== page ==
So why keep second-tier bowl games around (like the Peach, Gator, Cotton, or Outback Bowls) when
any shred of respectability those bowls might have had left would be nixed by an 8-team playoff?  At
least the second-tier bowls can be included in a 16-team playoff, as you’ll see later.
    
An 8-team playoff also wouldn’t be able to accommodate all 11 conference champions.  One could
argue that there could be three play-in games (like basketball does) for the six least deserving
conference champions.  Yet if only conference champions are invited, another snafu occurs.  In a
hypothetical 2005 8-team format, deserving teams like Oregon and Ohio State would be left out of the
mix.  But not in a 16-team tournament.

On the flip side of the coin, if only the eight best teams in the entire nation are invited, entire
conferences become afterthoughts.  I can’t imagine players at any school in the Mountain West,
Conference USA, WAC, MAC, or Sunbelt would feel good knowing that there is a 95 to 99% chance
that any single school from these conferences would not be included under this format.  The mid-
majors need to have something to play for.  Imagine mid-majors like Gonzaga and Valparaiso not
being able to join the Big Dance in basketball.  Now please remember that the old bowl system has
been rendered meaningless with an 8-team playoff.  A berth in a bowl game for a mid-major would
be an insult.

A 16-team playoff.  Why it will work.

Most importantly, a 16-team playoff would include all 11 conference champions.  And, of course, five
at large bids could then be added to flesh out the 16-team field.  This way, teams like Oregon, Ohio
State, and Notre Dame could all be included in a hypothetical 2005 version of a college football
playoff.  There will always be arguments about which teams would make the 16-team field, but those
are problems people can live with.  Few people think any less of the NCAA basketball format as far as
who makes the field.  At least the top five at large teams will be included.

The season would not have to be extended any longer than it currently is as well.  A 16-team playoff
can start the week after the conference championship games.  In the case of 2005, the first round of
the proposed playoff would begin the weekend of Saturday December 10 with a slate of eight games.  
Perhaps the powers that be might even choose to spill over into Friday with four games on Friday and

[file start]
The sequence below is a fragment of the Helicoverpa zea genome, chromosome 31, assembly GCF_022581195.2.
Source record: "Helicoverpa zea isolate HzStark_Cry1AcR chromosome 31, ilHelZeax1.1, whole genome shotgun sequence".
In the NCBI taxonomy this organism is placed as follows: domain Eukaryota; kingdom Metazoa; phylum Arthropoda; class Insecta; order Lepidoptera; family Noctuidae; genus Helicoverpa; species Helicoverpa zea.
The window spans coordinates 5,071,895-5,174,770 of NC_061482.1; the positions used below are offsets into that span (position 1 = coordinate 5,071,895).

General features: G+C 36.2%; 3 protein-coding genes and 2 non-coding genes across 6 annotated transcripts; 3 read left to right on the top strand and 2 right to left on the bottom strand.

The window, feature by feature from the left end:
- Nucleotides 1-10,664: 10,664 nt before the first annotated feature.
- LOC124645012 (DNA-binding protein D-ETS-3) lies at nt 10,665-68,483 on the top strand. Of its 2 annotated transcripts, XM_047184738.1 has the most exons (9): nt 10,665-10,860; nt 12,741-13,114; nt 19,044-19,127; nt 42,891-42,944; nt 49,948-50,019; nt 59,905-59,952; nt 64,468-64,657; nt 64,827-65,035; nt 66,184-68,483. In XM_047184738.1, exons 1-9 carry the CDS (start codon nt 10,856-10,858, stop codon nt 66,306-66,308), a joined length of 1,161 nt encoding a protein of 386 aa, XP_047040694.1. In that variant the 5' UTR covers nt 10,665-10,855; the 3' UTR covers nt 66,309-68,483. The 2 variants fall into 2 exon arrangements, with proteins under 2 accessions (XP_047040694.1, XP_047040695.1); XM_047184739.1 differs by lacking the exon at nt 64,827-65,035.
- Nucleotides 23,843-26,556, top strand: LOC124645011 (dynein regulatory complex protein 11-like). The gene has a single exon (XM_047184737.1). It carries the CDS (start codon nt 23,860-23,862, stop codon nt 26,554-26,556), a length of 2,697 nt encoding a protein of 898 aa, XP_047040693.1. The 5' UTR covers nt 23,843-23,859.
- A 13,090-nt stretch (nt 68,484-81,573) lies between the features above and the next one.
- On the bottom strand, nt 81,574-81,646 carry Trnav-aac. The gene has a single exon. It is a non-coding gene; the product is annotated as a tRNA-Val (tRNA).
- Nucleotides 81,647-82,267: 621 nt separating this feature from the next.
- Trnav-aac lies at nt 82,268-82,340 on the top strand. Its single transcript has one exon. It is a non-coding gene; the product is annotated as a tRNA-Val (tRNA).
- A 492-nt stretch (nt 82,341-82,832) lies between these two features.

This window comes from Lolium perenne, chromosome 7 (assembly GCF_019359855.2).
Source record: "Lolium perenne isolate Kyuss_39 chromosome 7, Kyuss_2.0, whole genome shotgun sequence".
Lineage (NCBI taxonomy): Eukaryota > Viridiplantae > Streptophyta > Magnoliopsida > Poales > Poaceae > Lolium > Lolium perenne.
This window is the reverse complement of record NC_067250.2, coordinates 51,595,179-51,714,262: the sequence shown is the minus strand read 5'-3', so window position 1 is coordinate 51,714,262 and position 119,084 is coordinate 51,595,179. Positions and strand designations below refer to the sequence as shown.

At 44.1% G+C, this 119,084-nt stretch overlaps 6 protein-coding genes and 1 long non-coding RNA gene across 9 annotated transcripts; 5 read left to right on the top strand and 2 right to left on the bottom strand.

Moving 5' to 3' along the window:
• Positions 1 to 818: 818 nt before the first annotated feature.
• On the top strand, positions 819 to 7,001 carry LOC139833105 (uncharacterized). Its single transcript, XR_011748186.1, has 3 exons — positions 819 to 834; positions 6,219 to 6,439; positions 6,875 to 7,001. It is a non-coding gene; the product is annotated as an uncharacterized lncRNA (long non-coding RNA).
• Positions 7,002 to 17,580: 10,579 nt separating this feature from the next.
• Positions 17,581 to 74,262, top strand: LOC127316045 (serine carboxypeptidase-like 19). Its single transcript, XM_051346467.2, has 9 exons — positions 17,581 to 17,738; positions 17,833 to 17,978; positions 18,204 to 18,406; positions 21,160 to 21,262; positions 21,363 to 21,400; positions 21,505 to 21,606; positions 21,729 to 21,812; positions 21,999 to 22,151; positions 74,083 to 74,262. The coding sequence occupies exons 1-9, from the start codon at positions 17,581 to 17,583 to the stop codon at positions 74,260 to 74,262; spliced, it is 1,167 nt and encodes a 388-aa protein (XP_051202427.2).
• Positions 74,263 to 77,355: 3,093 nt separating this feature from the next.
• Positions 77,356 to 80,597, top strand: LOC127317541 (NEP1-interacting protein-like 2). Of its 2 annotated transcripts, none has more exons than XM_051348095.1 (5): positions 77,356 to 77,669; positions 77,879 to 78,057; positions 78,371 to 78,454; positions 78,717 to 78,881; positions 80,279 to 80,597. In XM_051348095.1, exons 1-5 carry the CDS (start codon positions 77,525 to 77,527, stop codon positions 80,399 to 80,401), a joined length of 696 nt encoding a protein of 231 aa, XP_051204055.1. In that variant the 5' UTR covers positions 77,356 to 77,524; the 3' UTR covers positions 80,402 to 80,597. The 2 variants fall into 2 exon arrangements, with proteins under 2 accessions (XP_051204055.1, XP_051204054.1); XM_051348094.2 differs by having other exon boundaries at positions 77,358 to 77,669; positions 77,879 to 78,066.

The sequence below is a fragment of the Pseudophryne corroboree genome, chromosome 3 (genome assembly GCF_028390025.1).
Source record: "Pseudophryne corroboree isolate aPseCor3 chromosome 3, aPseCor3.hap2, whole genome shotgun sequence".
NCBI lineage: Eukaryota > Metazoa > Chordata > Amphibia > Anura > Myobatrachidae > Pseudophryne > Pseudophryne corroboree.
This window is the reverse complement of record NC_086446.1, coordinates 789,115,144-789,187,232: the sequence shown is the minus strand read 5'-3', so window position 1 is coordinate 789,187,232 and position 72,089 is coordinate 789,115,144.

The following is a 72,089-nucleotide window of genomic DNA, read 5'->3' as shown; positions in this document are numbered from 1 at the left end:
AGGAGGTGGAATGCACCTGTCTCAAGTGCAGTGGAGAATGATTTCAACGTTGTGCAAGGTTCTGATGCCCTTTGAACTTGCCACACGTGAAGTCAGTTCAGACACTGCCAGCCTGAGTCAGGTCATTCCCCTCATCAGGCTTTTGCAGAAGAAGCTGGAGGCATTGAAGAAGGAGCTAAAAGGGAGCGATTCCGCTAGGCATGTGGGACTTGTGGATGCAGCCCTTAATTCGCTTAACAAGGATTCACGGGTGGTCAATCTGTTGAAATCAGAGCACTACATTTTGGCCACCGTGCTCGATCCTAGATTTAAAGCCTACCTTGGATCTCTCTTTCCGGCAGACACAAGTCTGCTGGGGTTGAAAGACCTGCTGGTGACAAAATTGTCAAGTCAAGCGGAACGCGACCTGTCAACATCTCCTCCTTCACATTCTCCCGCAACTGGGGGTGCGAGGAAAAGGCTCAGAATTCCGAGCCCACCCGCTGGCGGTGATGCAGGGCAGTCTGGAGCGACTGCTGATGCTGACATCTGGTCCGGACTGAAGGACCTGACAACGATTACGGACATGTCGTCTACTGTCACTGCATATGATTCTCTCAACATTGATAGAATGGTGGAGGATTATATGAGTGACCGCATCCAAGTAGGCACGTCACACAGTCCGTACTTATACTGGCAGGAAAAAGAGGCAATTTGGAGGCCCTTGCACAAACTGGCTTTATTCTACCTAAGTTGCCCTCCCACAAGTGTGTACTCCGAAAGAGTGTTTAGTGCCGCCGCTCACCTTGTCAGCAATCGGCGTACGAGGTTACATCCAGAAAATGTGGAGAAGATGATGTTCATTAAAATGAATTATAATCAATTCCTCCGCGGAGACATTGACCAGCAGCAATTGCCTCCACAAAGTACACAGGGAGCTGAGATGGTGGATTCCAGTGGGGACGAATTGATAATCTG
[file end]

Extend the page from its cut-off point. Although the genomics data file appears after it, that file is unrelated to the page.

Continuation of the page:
four games on Saturday.  I envision this being a college football fan’s dream come true.  Call it
December Madness.  People would love to watch this playoff play itself out complete with Cinderella
coming to the ball.
    
For those of you who are concerned with money, let all the current big bowl game cities and sponsors
continue to be involved in the playoff.  Every one of the 15 games constituting a 16-team format can
still be called a “bowl” game.  By looking at the attached 2005 hypothetical bracket, the Rose Bowl
has been designated the championship game with the Orange Bowl and the Sugar Bowl hosting the
semi-finals.  The rest of the first and second-tier bowl games round out the remaining 12 game
sites.  

I don’t claim to be an expert on the economics of college football, but I do know two things.  Number
one – I imagine the major bowl game sponsors will still be happy if they are involved in a playoff.  
Number two – Neither fans nor the universities seem to have a problem with how individual schools
are paid in the NCAA basketball tournament.  Use the same payment formula for a football playoff.

If there’s the argument that a 16-team tournament would last too long, you have only to take a look at
the NCAA Division I-AA football tournament.  Guess what?  It is a 16-team tourney, and it receives
high praise from many.

Finally, the old bowl games would not even have to be eliminated completely.  There could still be
bowl games for those teams that do not qualify for the 16-team field.  There could even be something
like an NIT tournament.  I imagine the folks at the NIT would be excited to incorporate football into
there area of expertise.

All the faults found with 2, 4, and 8-team tournaments are not present in a 16-team tournament.  I
never used to think I’d like a playoff.  I love bowl games.  But with all the possibilities, and intrigue,
and high level competition of a 16-team tournament, I have been persuaded otherwise.  Change is
good.

Check out these other football playoff ideas from The Writers:
Trevor Freeman | Eric Mirlis